The White House
Office of the Press Secretary
Gaggle by Josh Earnest en route Columbus, OH
Aboard Air Force One
En Route Columbus, Ohio
10:29 A.M. EDT
MR. EARNEST: Good Sunday morning, everybody. Happy Cinco de Mayo, and welcome aboard Air Force One for the trip to The Ohio State University, where the President will deliver the commencement address at ceremonies honoring the class of 2013.
You should have embargoed remarks in your in-box, but I will note in advance that you can look for the President to challenge the graduates to use their education to be engaged, active participants in American democracy. The authority of our system comes not just from elected leaders, but from active citizens. In our country’s history, we've accomplished great things and brought about tremendous changes that even our Founders couldn't have envisioned because of the active engagement of the American people. The President will note that role of engaged citizens has never been more important than ensuring a strong system of American government that reflects the interests and will of our people.
So it should be an entertaining speech. And with that we'll take a few questions.
Q Josh, Israel is sharply escalating its role in the civil war in Syria with a new round of attacks, strikes there last night. How concerned is the U.S. that this situation could devolve into more of a regional thing that embroils Israel and other countries?
MR. EARNEST: Let me start by saying that we're horrified by the reports that more than 100 people were executed on May 2, in al-Bayda, reportedly by regime forces, including the Shabiha. Those responsible for serious violations of international humanitarian law and serious violations and abuses of human rights law must be held accountable. As Bashar al-Assad continues to cling to power, we will not lose sight of the men, women and children who are being killed by his regime.
I wanted to get that out of the way first. In terms of the reports that you're citing overnight, I don't have any comment on those reports. I'm not in a position -- while we've seen those reports, I'm not in a position to offer you any confirmation of them.
But you did hear the President talk to Telemundo in an interview yesterday about the reports from Thursday night about actions taken by the Israeli government. The President didn’t comment on those reports either. The President did note, however, that the Israelis are justifiably concerned about the threat posed by Hezbollah obtaining these advanced weapon systems. And the President many times has talked about his view that Israel, as a sovereign government, has the right to take the actions they feel are necessary to protect their people.
But in terms of the overnight reports, I don't have anything specific for you.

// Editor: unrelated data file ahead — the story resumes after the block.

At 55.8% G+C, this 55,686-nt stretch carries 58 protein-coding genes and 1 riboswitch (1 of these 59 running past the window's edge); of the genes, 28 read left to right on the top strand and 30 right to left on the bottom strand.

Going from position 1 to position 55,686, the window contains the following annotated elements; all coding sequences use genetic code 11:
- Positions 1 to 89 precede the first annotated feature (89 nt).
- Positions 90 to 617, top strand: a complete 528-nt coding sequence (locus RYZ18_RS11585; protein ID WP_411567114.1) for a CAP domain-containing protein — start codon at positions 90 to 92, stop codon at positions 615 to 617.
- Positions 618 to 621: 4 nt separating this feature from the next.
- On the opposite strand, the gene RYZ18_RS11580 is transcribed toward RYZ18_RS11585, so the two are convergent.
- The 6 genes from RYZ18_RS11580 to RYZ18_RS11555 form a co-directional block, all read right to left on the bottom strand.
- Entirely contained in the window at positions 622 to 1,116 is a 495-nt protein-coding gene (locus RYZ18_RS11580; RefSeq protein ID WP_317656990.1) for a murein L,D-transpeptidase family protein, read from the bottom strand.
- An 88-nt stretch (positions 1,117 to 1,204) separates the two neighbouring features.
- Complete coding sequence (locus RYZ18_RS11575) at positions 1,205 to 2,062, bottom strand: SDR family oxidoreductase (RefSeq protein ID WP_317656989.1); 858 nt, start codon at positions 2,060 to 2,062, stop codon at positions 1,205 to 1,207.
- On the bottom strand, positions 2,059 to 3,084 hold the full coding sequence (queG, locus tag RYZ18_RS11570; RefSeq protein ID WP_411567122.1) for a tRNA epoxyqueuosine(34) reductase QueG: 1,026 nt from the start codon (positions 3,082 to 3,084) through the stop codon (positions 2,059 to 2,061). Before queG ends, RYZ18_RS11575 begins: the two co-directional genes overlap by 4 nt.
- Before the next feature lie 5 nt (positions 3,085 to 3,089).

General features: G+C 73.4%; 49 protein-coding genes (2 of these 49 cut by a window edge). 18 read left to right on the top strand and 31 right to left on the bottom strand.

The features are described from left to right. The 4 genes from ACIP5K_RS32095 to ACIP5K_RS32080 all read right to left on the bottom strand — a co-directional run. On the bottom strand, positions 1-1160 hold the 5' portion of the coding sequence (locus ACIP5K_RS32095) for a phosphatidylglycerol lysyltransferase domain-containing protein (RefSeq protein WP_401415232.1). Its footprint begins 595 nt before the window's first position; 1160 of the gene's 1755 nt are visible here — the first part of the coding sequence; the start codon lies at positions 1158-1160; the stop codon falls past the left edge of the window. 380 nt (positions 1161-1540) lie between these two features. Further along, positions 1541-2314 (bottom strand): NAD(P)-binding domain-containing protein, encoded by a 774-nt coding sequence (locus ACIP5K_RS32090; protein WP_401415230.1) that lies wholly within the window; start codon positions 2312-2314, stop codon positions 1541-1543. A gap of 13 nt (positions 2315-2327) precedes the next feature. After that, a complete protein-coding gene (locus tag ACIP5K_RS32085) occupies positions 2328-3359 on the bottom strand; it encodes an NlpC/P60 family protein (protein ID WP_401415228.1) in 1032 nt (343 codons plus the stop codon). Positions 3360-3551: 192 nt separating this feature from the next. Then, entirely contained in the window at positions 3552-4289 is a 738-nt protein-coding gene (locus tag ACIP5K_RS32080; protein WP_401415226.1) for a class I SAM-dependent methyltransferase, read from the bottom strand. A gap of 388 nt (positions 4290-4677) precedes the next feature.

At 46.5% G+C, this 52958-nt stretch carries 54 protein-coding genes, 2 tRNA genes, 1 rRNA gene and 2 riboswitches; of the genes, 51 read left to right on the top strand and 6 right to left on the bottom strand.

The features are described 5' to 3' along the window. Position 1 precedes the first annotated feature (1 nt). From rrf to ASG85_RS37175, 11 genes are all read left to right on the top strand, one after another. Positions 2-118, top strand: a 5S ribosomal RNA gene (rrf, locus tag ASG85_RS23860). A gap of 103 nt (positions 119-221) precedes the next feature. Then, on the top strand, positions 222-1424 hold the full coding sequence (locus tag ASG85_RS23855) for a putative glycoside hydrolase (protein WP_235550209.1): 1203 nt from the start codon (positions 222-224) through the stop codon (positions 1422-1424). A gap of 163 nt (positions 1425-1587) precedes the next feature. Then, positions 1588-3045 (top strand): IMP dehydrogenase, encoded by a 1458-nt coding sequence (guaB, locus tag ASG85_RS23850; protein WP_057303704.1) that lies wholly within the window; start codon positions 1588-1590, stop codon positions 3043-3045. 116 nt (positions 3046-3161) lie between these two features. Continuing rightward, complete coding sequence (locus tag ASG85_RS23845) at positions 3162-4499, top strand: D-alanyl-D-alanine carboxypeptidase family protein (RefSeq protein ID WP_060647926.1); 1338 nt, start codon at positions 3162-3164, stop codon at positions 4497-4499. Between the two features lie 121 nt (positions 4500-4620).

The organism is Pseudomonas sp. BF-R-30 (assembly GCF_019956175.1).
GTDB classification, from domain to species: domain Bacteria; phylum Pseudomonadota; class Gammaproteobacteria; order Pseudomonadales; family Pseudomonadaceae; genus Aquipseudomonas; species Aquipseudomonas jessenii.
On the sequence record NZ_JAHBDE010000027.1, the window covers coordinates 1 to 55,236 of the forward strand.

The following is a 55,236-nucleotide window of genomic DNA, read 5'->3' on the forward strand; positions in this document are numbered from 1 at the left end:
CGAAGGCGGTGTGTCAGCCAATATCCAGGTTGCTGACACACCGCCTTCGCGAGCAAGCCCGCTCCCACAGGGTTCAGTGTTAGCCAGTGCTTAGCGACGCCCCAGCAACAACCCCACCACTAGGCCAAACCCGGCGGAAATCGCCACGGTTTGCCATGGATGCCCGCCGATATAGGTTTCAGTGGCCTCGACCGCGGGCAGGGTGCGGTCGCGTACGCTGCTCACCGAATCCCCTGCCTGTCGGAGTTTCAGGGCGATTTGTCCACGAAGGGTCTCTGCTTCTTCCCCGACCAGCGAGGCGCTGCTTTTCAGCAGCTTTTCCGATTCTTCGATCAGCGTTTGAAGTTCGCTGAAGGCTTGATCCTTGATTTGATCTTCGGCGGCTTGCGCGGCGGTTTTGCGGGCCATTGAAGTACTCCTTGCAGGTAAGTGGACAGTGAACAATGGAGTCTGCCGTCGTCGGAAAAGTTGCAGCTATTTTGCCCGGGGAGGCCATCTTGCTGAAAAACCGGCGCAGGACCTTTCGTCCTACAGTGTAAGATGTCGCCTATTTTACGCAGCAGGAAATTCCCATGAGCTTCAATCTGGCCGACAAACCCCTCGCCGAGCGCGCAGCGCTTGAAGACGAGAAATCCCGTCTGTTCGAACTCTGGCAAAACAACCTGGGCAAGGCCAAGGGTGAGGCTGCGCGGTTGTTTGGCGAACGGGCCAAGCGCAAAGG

Q Josh, seven American troops were killed yesterday in Afghanistan. Has the President been in contact with commanders there since this happened? And is the President comfortable with these CIA payments that are going -- that President Karzai said yesterday are going to continue?
MR. EARNEST: The thoughts and prayers of the President and First Lady and everybody in the country are with the families of those who were lost -- the servicemen who were lost in Afghanistan. There clearly is -- it’s a reminder once again, as if we needed a reminder, of the very serious effort and risk that American servicemen are taking to protect our interests in Afghanistan. And that's something that occurs 24 hours a day, seven days a week. And like I said, these reports underscore the risks that they face and the danger they put themselves in to protect our interests there.
In terms of the reports about the CIA payments, I don't have anything for you on that. I'd refer you to the CIA.
Q Is the President comfortable with them?
MR. EARNEST: I'm not in a position to confirm any of those reports. I'd refer you to the CIA.
Q -- has the President had with any world leaders over the events of the past few days in Syria?
MR. EARNEST: Well, the President has been traveling through Mexico and Central America over the last three or four days. I don't have any specific calls to read out to you, but the President, as he took the trip, was joined by a number of senior members of his national security team -- National Security Advisor Donilon was with him; Deputy National Security Advisor Rhodes traveled with him. So the President was kept up to date on these reports even as he was traveling. But in terms of specific conversations that he had with world leaders, I don't have anything to read out to you at this point.
Q Josh, is the President concerned that the civil war in Syria is being used as a cover for groups like Hezbollah to transfer weapons?